Walt Whitman’s Birthday, Bill Clinton’s Reading Habits, and More


Every day Poets & Writers Magazine scans the headlines—from publishing reports to academic announcements to literary dispatches—for all the news that creative writers need to know. Here are today’s stories:

To celebrate Walt Whitman’s 199th birthday today, Signature features an excerpt of Nathan Gelgud’s illustrated version of Whitman’s poem “The Sleepers.”

Bill Clinton shares what books he’s reading, the poetry he’s reread throughout his career, and the book he’s never been able to finish. Clinton recently cowrote a thriller with James Patterson, The President Is Missing. (New York Times)

Amazon Originals has launched a new line of digital collections of short works of fiction and nonfiction by a single author or a group of writers. Yesterday the imprint released its inaugural title, The Real Thing, which features love stories by W. Kamau Bell, Eddie Huang, and Wednesday Martin. (Publishers Weekly)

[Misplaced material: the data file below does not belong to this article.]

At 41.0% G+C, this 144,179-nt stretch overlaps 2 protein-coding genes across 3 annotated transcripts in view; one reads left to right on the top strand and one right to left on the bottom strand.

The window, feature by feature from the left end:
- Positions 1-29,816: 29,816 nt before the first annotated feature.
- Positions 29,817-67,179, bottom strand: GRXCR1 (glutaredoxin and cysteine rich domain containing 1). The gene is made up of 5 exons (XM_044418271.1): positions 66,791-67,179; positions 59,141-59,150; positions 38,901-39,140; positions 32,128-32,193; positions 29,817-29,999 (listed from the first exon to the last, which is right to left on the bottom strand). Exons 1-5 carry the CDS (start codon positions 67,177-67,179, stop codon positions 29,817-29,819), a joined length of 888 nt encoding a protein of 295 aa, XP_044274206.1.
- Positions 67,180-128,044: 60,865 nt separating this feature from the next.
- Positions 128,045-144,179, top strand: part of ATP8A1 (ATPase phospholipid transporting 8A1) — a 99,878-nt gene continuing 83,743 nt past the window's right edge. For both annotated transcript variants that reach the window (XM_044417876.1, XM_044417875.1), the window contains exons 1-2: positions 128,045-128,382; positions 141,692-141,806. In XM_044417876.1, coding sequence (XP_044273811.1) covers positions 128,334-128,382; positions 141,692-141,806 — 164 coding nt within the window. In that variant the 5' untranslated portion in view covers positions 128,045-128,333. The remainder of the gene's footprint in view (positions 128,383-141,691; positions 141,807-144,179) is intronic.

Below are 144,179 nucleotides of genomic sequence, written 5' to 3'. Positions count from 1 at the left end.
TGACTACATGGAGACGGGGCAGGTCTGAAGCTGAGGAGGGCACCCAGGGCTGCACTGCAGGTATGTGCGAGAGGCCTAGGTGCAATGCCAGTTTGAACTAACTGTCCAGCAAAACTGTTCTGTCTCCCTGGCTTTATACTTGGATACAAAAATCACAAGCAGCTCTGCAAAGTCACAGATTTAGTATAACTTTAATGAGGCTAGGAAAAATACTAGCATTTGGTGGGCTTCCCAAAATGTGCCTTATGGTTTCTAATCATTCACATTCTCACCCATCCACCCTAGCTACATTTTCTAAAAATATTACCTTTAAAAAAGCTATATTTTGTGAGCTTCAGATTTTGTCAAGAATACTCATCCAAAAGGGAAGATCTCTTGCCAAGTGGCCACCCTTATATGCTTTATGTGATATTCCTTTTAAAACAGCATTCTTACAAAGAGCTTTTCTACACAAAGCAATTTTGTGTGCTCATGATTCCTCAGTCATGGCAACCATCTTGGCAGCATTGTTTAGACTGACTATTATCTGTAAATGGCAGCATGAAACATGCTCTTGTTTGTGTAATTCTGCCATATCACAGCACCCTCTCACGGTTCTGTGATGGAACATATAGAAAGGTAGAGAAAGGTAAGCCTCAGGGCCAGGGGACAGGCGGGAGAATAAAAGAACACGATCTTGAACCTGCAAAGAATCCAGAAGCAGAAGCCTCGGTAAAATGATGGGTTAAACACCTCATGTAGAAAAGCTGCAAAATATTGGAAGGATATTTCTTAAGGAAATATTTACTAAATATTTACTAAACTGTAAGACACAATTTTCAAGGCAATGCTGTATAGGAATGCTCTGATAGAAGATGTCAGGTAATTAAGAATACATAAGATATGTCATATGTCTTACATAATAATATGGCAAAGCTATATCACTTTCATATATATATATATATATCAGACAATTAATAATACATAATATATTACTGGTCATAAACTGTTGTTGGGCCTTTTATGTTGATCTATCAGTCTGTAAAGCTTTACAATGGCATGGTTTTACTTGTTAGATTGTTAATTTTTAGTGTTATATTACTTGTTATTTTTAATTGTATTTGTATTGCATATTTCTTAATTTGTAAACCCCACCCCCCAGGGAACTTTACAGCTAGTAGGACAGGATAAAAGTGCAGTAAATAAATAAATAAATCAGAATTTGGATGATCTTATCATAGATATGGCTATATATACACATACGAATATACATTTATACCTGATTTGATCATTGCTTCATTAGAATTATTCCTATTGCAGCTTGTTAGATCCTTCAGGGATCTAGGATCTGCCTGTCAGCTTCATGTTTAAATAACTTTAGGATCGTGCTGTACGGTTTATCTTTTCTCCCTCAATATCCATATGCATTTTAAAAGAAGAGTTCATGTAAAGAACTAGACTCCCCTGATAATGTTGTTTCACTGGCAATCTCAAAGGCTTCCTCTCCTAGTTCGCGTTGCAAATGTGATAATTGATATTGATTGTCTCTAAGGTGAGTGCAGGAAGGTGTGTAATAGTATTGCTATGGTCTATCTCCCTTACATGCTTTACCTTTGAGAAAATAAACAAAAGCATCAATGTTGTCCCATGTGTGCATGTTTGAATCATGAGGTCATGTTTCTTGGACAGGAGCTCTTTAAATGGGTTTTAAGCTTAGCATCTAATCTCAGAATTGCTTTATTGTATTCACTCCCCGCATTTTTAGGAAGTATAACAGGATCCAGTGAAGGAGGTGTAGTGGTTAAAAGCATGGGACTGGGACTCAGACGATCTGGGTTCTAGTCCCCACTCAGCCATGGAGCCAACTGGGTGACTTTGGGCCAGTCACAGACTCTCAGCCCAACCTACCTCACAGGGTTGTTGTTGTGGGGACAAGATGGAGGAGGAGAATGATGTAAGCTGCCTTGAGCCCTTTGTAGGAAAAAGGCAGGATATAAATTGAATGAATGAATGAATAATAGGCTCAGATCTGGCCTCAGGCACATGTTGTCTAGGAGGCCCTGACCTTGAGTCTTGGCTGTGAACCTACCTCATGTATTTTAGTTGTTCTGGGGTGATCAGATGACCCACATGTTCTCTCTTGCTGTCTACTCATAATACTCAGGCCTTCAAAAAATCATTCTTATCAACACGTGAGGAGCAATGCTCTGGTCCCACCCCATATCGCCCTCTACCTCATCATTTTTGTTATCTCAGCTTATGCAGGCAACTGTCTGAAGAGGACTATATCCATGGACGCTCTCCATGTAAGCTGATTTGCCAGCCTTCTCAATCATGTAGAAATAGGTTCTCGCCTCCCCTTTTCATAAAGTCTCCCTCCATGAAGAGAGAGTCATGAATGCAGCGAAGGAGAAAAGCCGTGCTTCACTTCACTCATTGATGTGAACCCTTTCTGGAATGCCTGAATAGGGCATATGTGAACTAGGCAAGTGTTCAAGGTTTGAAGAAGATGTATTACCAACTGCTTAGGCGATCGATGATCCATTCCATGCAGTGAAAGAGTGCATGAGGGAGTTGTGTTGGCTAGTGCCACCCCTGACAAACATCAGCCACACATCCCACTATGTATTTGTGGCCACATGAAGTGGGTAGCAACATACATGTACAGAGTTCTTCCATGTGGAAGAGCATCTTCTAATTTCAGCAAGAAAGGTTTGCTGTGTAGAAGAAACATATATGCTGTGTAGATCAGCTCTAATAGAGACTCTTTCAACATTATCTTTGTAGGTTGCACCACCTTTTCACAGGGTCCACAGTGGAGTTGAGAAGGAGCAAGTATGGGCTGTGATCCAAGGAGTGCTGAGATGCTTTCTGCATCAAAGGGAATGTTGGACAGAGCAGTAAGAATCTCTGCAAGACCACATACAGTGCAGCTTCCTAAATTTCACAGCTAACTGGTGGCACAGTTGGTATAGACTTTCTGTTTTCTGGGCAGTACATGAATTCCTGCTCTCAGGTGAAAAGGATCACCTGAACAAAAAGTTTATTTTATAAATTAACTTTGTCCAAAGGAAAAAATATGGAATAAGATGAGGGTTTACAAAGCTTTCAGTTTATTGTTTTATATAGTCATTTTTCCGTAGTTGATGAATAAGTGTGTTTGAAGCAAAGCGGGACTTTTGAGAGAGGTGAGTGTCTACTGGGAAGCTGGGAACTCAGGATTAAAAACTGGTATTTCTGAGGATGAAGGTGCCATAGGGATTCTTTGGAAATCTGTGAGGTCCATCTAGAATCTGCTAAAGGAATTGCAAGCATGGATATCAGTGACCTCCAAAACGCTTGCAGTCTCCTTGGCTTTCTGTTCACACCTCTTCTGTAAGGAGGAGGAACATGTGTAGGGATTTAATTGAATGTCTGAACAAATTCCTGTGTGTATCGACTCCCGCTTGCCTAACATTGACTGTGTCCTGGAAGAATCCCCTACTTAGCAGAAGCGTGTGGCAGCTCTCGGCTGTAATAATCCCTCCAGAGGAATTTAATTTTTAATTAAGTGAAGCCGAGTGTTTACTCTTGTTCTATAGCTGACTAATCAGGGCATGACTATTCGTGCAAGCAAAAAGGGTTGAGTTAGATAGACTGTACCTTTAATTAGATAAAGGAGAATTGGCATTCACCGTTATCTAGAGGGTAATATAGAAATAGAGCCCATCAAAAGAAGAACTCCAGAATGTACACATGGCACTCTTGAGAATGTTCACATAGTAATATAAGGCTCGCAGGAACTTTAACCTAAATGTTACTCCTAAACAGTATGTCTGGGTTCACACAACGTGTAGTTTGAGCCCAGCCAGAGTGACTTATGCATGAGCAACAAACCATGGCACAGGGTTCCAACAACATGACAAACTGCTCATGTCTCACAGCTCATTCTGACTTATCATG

Director Zack Snyder, who has made many popular superhero films, is adapting Ayn Rand’s 1943 novel, The Fountainhead, for the screen. (Los Angeles Times)

“You’re not just the narrator. You’re the director, you’re the scenic artist, you’re the set designer, you’re the choreographer.” Audiobook narrator Grover Gardner, whose voice has been described as sounding like “sandpaper and velvet,” talks to the Village Voice about his work.

A new study has shown that people over the age of sixty-five may be less likely to develop dementia if they read books and engage in other “intellectual activities” such as playing board games. (TIME)

Sam Huber reads Muriel Rukeyser’s “Poem,” which has seen renewed popularity since Trump was elected president, and argues that Rukeyser’s work and career challenges conventional narratives of feminism and twentieth-century literary history. (Paris Review)

“Let’s be honest: You are not ‘well-read’ if you don’t read women. You cannot consider yourself a man of letters if you leave the women of letters on the bookshop shelf.” Rhiannon Lucy Cosslett makes a case for what it means to be well-read. (Guardian)